Mick Schumacher, Prema (Courtesy of Ferrari Media)

So Giovinazzi’s direct competition comes in the form of British driver Ilott, SMP Racing-backed Robert Shwartzman and also Mick Schumacher, the son of Ferrari’s most famous driver Michael Schumacher. They are trading places in the top three right now and could all end up in F1 perhaps with the likes of both of Ferrari powered teams Alfa Romeo and Haas.

Looking at FIA F3, Enzo Fittipaldi (grandson of Emerson) has only had a few points finishes but has proven himself capable of great results with being the Italian F4 champion in 2018 and runner-up in Formula Regional Europe last year. Speaking of Formula Regional, there’s the Brazilian Gianluca Petecof going toe-to-toe with Arthur Leclerc, younger brother to Charles.

Leclerc Arthur, F3 Tatuus 318 A.R. #14, Prema Powerteam

In Italian F4, Ferrari acquired the services of first year car racing driver Dino Beganovic from Sweden who has already picked up a pole. You may have seen him competing in the first Virtual Grand Prix with Robert Shwartzman, and also did a little race with Lando Norris in the #ChallengeLando livestream on the F1 game.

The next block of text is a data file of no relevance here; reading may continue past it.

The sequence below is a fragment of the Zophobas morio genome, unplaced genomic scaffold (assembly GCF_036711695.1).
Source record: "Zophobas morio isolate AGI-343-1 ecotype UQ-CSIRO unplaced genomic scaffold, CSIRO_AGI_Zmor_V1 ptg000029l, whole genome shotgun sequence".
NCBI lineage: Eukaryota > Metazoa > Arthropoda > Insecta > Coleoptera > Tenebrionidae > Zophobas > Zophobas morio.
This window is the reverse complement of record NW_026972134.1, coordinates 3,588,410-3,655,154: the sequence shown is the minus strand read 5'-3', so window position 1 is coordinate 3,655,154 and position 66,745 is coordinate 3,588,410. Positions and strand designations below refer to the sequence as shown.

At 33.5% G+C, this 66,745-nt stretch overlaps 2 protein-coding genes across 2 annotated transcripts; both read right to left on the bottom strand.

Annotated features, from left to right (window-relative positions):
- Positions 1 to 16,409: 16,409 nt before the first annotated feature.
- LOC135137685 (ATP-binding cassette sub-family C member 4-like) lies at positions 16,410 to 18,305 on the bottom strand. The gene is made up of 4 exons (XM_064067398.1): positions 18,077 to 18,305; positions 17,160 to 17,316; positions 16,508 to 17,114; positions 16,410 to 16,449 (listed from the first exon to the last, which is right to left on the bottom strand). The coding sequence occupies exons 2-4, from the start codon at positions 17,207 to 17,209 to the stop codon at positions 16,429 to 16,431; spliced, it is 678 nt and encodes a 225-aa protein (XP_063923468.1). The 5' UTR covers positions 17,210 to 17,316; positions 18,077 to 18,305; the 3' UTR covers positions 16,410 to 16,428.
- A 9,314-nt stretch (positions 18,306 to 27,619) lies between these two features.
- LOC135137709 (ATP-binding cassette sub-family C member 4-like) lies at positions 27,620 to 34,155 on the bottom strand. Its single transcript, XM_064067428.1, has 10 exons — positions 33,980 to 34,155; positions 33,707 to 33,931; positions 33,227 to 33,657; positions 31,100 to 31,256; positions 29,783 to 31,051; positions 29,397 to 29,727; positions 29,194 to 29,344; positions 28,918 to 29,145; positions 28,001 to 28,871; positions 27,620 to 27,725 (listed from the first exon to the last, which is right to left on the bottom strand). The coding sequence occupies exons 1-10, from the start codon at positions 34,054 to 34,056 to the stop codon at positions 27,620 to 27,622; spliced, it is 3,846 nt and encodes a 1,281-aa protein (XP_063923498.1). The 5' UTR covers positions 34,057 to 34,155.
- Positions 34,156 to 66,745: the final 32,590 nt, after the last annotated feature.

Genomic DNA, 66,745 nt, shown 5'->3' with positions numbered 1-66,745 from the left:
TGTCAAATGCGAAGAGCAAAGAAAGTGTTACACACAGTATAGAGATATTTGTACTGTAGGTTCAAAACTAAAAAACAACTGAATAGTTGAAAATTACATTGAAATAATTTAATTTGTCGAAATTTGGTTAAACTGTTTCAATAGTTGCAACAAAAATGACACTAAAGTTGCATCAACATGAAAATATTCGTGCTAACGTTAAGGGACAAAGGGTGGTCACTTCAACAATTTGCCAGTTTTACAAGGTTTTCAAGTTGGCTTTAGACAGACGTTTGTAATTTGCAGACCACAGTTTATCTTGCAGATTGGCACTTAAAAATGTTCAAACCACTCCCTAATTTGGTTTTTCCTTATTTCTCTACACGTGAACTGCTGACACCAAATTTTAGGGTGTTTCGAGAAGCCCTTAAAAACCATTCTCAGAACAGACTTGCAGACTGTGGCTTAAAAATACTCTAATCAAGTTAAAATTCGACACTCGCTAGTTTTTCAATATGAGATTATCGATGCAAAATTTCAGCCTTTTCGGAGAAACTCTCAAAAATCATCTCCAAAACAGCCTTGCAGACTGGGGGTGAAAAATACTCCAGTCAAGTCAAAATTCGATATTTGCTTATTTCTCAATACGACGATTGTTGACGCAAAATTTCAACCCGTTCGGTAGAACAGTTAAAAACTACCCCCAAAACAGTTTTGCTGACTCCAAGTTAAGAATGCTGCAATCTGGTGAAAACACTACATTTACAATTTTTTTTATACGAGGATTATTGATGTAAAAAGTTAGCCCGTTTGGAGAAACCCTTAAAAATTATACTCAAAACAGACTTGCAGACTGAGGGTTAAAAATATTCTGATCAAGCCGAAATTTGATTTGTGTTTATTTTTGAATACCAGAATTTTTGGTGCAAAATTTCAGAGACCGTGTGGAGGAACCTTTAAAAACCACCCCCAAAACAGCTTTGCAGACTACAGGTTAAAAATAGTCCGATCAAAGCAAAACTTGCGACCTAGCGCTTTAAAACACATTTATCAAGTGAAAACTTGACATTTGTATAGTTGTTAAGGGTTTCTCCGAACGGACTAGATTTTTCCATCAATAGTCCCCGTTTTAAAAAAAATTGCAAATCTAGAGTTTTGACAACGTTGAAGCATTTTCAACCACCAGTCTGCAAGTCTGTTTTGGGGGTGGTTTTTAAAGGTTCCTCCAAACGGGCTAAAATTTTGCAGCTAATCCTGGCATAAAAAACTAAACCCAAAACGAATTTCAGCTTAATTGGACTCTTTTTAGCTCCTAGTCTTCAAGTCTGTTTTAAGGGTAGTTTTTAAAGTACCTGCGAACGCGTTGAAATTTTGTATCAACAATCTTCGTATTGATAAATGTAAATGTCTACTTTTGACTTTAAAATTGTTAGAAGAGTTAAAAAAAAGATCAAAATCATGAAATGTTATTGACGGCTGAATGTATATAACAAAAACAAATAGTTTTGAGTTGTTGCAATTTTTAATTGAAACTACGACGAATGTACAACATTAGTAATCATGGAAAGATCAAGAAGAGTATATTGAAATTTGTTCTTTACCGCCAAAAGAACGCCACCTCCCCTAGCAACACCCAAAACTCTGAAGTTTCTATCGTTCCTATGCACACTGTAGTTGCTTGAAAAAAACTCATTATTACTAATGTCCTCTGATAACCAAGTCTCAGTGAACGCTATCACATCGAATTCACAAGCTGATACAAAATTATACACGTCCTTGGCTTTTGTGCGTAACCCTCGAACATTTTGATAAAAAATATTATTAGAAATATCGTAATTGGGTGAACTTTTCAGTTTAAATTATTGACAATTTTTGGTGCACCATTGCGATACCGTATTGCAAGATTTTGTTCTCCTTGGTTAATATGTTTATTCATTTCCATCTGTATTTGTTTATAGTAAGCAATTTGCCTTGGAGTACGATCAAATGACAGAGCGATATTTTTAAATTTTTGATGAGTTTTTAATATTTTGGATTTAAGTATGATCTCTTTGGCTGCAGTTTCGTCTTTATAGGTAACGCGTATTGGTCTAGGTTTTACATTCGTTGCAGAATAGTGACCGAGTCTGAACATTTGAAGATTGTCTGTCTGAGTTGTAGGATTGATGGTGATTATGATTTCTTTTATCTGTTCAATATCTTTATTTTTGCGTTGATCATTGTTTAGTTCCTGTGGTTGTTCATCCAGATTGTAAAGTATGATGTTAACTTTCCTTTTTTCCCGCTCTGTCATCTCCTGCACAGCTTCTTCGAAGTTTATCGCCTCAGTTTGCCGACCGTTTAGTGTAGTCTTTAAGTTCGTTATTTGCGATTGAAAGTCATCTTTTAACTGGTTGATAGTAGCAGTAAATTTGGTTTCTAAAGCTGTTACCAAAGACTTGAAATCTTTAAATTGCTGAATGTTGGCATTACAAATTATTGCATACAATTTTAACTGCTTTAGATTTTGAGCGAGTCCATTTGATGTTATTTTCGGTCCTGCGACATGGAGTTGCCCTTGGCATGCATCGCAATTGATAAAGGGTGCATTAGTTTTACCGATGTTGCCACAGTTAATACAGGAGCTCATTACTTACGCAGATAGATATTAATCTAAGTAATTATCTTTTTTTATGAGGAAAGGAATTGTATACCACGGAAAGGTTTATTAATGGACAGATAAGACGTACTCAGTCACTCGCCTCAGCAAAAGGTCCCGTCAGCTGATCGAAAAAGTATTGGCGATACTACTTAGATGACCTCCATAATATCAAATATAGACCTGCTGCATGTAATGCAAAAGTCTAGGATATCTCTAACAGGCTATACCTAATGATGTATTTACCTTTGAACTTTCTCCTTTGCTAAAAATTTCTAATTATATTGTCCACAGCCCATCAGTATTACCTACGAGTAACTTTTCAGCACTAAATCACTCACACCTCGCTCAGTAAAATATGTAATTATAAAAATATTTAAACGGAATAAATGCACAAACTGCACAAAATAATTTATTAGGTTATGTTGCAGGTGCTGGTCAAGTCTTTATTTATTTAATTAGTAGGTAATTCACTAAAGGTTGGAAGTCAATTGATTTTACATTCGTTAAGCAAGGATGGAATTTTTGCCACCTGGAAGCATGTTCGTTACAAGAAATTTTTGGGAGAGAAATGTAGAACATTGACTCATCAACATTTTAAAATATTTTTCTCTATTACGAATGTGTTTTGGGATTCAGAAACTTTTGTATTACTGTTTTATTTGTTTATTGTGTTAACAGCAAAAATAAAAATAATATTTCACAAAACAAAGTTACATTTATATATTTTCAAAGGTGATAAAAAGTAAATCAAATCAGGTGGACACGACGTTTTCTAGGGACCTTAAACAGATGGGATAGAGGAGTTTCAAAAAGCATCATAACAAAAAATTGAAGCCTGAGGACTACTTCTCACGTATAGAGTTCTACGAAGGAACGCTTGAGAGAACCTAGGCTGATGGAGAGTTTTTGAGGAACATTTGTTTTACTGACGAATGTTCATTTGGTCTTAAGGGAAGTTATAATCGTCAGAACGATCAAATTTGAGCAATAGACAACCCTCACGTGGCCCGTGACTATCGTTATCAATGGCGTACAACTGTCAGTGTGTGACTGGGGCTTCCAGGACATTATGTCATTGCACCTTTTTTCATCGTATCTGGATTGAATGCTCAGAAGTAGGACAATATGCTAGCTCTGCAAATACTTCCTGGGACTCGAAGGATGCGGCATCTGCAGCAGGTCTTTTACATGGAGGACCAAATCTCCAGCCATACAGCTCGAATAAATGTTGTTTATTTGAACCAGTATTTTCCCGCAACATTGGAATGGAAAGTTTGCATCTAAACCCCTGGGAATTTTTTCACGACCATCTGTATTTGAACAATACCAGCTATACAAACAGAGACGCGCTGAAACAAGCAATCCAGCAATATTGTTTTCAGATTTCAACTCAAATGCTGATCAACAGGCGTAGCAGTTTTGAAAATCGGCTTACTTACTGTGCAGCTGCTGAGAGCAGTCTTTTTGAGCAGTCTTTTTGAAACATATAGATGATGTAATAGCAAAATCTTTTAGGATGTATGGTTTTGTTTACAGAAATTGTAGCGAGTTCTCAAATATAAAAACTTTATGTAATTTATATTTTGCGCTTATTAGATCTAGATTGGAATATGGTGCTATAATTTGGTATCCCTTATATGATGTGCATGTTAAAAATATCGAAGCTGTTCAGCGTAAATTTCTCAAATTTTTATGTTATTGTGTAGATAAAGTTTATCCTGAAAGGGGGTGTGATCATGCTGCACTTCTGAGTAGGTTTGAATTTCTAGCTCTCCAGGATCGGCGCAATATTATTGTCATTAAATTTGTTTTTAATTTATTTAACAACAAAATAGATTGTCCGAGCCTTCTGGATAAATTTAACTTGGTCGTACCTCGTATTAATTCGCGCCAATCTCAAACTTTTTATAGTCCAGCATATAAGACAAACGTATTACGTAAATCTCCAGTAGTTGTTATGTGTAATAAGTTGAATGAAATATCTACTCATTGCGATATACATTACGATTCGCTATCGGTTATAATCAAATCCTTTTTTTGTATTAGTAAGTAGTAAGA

That segues on nicely to the final few Ferrari drivers. Last year was their first foray into Esports, and in the F1 Esports pro draft, they had first pickings and selected Italian driver David Tonizza which ended up being a masterstroke as he ended up winning the championship. However their other two drivers didn’t score points and they lost the team’s championship to Red Bull.

So to rectify this, they signed former McLaren Shadow driver Enzo Bonito who, alongside Tonizza, competed in the F1 Esports Pro Exhibition races, the SRO GT E-Sports Series Silver category championship and even the Le Mans 24 Virtual with Charles Leclerc and Antonio Giovinazzi. Then in this year’s pro draft, Ferrari – or officially known in Esports as FDA Hublot – signed Slovakian driver Filip Prešnajder.

Ferrari are not short of talent in the driver department, and they undoubtedly will always be a presence within motorsport for years to come. They have an uphill battle, and hopefully one day we will see Ferrari back where they belong.